New law. The Budget Act adds a new subsection, Code Sec. 4943(g), providing an exception from this tax for certain holdings of a private foundation in any business enterprise which meets the following requirements for the tax year: (1) the foundation owns all of the business enterprise’s voting stock at all times during the tax year, (2) the foundation acquired all of its interests in the for-profit business other than by purchasing it, (3) the business enterprise distributes all of its net operating income for any given tax year to the private foundation within 120 days of the close of that tax year, and (4) the directors, executives, etc. of the business enterprise are not substantial contributors to the private foundation, and at least a majority of the board of directors of the private foundation are persons who are not directors or officers of the business enterprise or family members of a substantial contributor to the private foundation. Certain “deemed” private foundations are excluded. This exception goes into effect for tax years beginning after Dec. 31, 2017. (Budget Act Sec. 41110)

Rules Governing Hardship Distributions

401(k) plans may provide that an employee can receive a distribution of elective contributions from the plan on account of hardship. In general, a retirement plan can make a hardship distribution only: if the plan permits such distributions; because of an immediate and heavy financial need of the employee; and in an amount necessary to meet the financial need. (Reg. § 1.401(k)-1(d)(3)) Under Reg. § 1.401(k)-1(d)(3)(iv)(E), an employee who receives a hardship distribution cannot make elective contributions or employee contribution to the plan and all other plans maintained by the employer for at least six months after receipt of the hardship distribution.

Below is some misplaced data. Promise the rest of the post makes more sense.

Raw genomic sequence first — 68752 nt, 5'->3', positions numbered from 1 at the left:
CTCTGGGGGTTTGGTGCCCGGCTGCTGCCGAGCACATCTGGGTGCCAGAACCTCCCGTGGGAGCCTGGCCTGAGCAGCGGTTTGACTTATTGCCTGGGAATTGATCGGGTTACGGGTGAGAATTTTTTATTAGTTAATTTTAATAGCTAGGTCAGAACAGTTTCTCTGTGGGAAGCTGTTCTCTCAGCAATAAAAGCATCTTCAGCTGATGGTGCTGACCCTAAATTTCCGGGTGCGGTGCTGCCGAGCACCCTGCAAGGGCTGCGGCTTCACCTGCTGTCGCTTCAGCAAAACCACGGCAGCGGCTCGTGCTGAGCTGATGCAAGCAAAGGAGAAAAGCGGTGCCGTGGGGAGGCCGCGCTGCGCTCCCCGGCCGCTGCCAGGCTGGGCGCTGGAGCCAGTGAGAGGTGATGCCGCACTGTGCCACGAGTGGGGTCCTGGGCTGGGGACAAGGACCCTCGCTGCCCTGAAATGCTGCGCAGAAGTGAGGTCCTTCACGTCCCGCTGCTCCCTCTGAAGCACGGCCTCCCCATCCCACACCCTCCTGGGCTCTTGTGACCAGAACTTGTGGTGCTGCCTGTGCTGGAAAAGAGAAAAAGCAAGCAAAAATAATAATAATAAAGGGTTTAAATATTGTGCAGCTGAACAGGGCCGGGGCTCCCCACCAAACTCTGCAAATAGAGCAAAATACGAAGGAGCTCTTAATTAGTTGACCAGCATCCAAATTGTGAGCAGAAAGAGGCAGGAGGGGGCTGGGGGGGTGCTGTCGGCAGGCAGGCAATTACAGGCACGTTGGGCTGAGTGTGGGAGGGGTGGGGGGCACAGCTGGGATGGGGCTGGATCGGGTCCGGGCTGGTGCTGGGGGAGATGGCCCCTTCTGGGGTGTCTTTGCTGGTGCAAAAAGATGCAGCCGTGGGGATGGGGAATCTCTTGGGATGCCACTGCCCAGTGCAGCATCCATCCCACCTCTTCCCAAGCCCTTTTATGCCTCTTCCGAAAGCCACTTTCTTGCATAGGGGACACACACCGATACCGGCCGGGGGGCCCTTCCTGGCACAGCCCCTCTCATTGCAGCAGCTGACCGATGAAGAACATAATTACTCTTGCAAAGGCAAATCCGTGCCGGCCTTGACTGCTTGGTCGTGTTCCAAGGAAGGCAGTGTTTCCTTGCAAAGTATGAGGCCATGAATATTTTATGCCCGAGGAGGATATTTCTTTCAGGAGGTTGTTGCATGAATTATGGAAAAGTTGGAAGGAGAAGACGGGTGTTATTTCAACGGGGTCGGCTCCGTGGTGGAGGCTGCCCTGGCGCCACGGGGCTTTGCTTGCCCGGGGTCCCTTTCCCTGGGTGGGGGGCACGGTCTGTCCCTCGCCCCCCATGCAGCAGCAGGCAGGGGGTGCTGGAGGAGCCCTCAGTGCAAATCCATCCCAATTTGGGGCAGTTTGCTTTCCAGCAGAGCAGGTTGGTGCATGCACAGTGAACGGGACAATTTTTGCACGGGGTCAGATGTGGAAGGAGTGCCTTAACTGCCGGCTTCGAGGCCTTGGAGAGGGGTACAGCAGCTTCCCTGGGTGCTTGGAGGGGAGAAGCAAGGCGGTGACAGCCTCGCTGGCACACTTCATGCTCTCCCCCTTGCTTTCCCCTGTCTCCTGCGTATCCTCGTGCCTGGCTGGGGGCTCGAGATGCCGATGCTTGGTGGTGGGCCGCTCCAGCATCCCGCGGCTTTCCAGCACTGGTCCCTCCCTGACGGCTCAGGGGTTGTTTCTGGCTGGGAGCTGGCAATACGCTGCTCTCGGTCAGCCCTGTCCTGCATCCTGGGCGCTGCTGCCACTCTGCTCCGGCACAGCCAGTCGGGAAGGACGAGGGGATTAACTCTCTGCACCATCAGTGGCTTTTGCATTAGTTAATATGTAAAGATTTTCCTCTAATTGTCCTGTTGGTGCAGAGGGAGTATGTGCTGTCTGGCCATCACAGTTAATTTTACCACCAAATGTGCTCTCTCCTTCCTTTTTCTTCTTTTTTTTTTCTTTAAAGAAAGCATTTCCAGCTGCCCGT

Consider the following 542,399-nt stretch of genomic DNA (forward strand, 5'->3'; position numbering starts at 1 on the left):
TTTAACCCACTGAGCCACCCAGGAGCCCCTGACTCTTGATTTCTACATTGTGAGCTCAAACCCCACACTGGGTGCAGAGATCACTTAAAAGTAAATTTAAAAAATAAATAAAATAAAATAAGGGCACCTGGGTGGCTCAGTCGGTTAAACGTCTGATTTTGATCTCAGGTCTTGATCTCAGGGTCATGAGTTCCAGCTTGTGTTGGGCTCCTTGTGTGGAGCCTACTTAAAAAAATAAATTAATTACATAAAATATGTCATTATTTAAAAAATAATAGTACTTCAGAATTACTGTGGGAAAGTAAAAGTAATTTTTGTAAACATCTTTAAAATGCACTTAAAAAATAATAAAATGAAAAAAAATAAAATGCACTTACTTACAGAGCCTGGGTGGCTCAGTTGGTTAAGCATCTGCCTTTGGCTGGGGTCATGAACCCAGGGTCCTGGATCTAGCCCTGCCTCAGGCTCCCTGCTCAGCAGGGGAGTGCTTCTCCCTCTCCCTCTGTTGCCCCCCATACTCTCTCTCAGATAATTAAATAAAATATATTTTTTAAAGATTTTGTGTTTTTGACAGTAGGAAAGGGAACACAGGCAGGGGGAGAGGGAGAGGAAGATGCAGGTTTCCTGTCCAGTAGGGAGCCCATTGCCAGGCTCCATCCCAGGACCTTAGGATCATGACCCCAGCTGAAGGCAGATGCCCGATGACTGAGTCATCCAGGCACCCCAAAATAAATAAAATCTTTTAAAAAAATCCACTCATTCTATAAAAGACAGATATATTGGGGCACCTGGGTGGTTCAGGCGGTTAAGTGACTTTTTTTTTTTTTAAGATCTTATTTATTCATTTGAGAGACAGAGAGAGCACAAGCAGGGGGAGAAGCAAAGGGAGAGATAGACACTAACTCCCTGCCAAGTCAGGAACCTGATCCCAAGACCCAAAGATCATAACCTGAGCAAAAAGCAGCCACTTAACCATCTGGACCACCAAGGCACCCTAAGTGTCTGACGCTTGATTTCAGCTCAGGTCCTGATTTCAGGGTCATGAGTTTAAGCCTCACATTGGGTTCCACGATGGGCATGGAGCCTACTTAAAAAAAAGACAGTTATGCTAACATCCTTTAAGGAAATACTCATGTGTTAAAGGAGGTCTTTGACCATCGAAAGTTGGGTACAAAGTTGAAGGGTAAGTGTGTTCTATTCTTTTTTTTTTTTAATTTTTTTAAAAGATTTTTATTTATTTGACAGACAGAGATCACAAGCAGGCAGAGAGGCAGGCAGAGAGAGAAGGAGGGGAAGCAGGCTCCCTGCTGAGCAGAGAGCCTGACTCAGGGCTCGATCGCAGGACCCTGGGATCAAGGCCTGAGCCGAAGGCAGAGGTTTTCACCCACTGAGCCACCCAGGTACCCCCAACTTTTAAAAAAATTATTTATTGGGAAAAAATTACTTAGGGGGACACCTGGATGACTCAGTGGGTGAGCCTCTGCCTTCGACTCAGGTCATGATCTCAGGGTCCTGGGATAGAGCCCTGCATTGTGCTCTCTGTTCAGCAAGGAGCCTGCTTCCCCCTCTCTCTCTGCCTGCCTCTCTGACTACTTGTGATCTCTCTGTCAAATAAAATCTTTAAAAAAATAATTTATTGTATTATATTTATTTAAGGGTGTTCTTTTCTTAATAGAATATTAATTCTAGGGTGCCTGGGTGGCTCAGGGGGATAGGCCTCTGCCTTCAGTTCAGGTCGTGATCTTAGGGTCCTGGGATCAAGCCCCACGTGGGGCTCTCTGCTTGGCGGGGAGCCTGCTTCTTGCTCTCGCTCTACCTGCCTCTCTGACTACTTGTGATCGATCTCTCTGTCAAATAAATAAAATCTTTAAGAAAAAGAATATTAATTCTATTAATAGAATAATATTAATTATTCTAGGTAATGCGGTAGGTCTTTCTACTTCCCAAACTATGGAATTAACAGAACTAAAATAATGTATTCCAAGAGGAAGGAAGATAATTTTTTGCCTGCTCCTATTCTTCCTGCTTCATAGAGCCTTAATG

New law. The Budget Act directs IRS to modify Reg. § 1.401(k)-1(d)(3)(iv)(E), within one year from Feb. 9, 2018, to delete the 6-month prohibition on contributions and to make “any other modifications necessary to carry out the purposes of” Code Sec. 401(k)(2)(B)(i)(IV). (Budget Act Sec. 41113) The revised regs are to apply to plan years beginning after Dec. 31, 2018.

The Budget Act also adds Code Sec. 401(k)(14), providing special rules relating to hardship withdrawals. Under the provision, for purposes of Code Sec. 401(k)(2)(B)(i)(IV), the following amounts may be distributed upon hardship of the employee: (i) contributions to a profit-sharing or stock bonus plan to which Code Sec. 402(e)(3) applies; (ii) qualified nonelective contributions (as defined in Code Sec. 401(m)(4)(C)); (iii) qualified matching contributions described in paragraph Code Sec. 401(k)(3)(D)(ii)(I); and (iv) earnings on any contributions described in (i), (ii), or (iii). Further, under Code Sec. 401(k)(14)(B), a distribution won’t be treated as failing to be made upon the hardship of an employee solely because the employee doesn’t take any available loan under the plan. These amendments apply to plan years beginning after Dec. 31, 2018. (Budget Act Sec. 41114)